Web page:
Ivanka Trump becomes an attack line in Nevada GOP primary

Washington (CNN)Nevada Sen. Dean Heller's Republican primary challenger is trying to tie him to Ivanka Trump as a way to cast him as too liberal.

Danny Tarkanian, in a local radio interview on Wednesday, invoked the first daughter's politics in an attempt to undercut Heller's claims of strong working relationships with President Donald Trump and Ivanka Trump.
"Dean Heller's saying that he talks to Trump on the phone all the time; talks to Ivanka Trump all the time," Tarkanian told KBET host Kevin Wall. "Well, Ivanka Trump was a Democrat, and she's very, very moderate to liberal, compared to the Republican base."
By casting the first daughter as out of touch with conservatives, Tarkanian demonstrated his effort to capture voters who bought into Trump's campaign pledges and are loyal to the President, but suspicious of those around him in Washington -- particularly on Capitol Hill.
    The jab at Heller -- the nation's most endangered Republican senator in this year's midterm elections -- comes ahead of a June 12 primary, with the winner poised to face Democratic Rep. Jacky Rosen in November.
    In an email, Tarkanian told CNN he "did not say nor mean to infer a relationship with Ivanka is a bad thing. It is a good thing. She is the daughter of the President."
    "But," he added, "she is a registered Democrat and more moderate than the GOP base, which means her political views are probably similar to Heller's views, because he is a moderate to liberal." Ivanka Trump told CNN in 2016 that she is an independent who has always voted based on the candidate and not the party.
    Heller's campaign didn't respond to a request for comment on Tarkanian's remarks.
    Tarkanian's comments were reminiscent of former White House chief strategist Steve Bannon's own very thinly veiled jab at Ivanka Trump.
    In December's Alabama Senate special election, Ivanka Trump reacted to the child molestation accusations against Republican Roy Moore by saying that "there is a special place in hell for people who prey on children." Three weeks later, her father endorsed Moore, saying he didn't believe the allegations. Bannon evoked that split on the eve of the election, telling Alabama Republicans that there is a "special place in hell for Republicans who should know better."
    Still, the tactic seems at odds with the GOP electorate: Ivanka Trump is viewed favorably by 81% of Republicans, a January CNN poll found.
    Tarkanian's argument that Heller has been insufficiently supportive of Trump is at the heart of his primary challenge.
    And for months, it seemed like he had a point.
    Heller, who endorsed Jeb Bush, then Marco Rubio, had been critical of Trump during the 2016 election. He skipped the Republican National Convention, then said weeks before the election that he was "99% against Trump" (though he'd say 10 months later that he voted for Trump after all).
    Most famously, in a news conference with the national political world watching, Heller stood beside Republican Gov. Brian Sandoval and announced his opposition to an Obamacare repeal bill last summer, effectively sinking Trump's first health care effort.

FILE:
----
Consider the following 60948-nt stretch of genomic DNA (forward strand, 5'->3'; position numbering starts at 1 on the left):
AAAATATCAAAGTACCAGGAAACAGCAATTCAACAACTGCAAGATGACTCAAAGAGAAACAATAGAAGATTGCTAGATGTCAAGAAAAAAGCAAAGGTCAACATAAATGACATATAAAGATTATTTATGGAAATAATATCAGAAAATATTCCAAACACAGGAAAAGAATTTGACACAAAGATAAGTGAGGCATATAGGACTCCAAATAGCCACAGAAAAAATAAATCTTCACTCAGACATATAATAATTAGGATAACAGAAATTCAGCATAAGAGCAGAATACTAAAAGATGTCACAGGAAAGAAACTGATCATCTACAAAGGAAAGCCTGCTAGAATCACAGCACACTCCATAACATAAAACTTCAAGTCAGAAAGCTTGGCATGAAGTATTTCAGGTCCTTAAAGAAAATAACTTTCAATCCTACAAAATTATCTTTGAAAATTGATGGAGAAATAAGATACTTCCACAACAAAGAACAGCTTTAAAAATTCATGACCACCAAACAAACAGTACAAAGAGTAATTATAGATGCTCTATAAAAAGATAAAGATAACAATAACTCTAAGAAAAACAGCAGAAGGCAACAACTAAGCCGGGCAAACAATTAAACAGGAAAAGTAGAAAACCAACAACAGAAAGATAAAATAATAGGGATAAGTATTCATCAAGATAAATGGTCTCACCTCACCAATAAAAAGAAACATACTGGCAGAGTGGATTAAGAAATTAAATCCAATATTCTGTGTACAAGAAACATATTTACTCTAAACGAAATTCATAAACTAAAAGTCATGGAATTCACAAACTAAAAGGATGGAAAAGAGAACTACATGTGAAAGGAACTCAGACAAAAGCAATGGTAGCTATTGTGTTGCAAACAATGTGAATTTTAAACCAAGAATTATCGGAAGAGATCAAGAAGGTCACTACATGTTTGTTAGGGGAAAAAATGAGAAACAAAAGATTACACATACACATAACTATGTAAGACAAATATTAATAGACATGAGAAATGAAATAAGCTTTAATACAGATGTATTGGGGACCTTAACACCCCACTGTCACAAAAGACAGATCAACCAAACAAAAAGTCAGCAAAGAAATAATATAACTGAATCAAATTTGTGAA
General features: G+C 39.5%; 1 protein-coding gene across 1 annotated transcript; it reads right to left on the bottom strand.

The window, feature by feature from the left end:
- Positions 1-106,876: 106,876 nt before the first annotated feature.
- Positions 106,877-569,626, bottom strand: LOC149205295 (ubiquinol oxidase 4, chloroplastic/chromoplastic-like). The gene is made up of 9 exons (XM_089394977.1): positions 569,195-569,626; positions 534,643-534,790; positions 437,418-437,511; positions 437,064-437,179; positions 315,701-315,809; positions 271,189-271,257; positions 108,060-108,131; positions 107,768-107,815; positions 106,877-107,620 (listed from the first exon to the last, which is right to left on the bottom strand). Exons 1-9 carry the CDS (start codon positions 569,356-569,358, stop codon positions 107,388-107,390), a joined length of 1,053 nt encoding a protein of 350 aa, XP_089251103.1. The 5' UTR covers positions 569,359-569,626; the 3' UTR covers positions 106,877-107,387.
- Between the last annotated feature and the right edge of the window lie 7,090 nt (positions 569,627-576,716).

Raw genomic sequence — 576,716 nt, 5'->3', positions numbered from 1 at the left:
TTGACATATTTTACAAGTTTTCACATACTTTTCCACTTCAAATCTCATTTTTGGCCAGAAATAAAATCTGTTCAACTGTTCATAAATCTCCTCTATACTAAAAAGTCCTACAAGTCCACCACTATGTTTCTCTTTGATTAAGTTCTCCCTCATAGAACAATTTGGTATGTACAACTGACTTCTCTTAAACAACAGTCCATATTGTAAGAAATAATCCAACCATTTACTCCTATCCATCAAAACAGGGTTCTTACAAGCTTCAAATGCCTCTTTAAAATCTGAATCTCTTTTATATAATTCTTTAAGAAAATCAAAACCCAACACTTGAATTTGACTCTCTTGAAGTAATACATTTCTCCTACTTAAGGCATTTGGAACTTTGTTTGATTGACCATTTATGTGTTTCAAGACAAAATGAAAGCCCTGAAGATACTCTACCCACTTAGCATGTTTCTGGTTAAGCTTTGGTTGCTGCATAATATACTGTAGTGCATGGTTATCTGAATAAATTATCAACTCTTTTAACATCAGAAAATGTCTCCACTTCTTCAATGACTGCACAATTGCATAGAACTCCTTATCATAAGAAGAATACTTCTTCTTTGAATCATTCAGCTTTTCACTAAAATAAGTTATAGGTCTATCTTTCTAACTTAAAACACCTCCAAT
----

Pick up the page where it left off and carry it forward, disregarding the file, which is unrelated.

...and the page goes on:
Trump, in turn, embarrassed Heller at a White House meeting on health care. With the Nevada senator seated next to him, he predicted Heller would reverse his stance and vote for a new health care bill because "he wants to remain a senator, doesn't he?"
    The personal animosity dissipated, though, when Trump, Heller and Reps. Kevin McCarthy of California and Mark Amodei of Nevada flew together on Air Force One to Las Vegas in October, in the wake of the mass shooting there.
    On that flight, Trump and Heller had a long conversation and moved past their differences, several sources briefed on the matter said.
    "They talked through their differences," said Michael McDonald, the Nevada GOP chairman. "Anything they had."
    Heller discussed the plane ride himself at a news conference shortly after arriving in Las Vegas, saying he'd highlighted the work of first responders to the President.
    "I had a rare occasion to be at 30,000 feet with a couple hours of face time with this particular president," Heller said then.
    Heller later cozied up to Ivanka Trump as well, joining a group of Republican senators who dined at her Washington home last fall and working with her on several issues afterward.
    Since then, Heller's votes have closely aligned with Trump's priorities.
    His name was on a later version of the GOP's health care legislation. He was a staunch advocate for the tax bill that Trump signed into law in December. And Heller -- who voted for immigration reform in 2013 -- has voted against two compromise immigration efforts this year, but voted for Trump's plan.
    Heller's recent loyalty to Trump appears to have paid off: At a recent Republican National Committee gathering in Washington, Trump told members at a closed-door meeting that he intended to visit Nevada to campaign for Heller ahead of the June GOP primary.
    Tarkanian, the son of a legendary UNLV basketball coach, says he isn't buying any of it -- and doesn't believe Trump is, either.
    "Since I got into the race, Heller has done everything he can to patch up his strained relationship with the President; however, I believe the President is too smart to buy it and is just appeasing Heller for his votes," Tarkanian said. "The President knows, as do Nevadans, that if Heller wins the primary, on June 13 he will be the same DC Dean, catering to the whims of moderates and Democrats in hopes of their votes in the general election."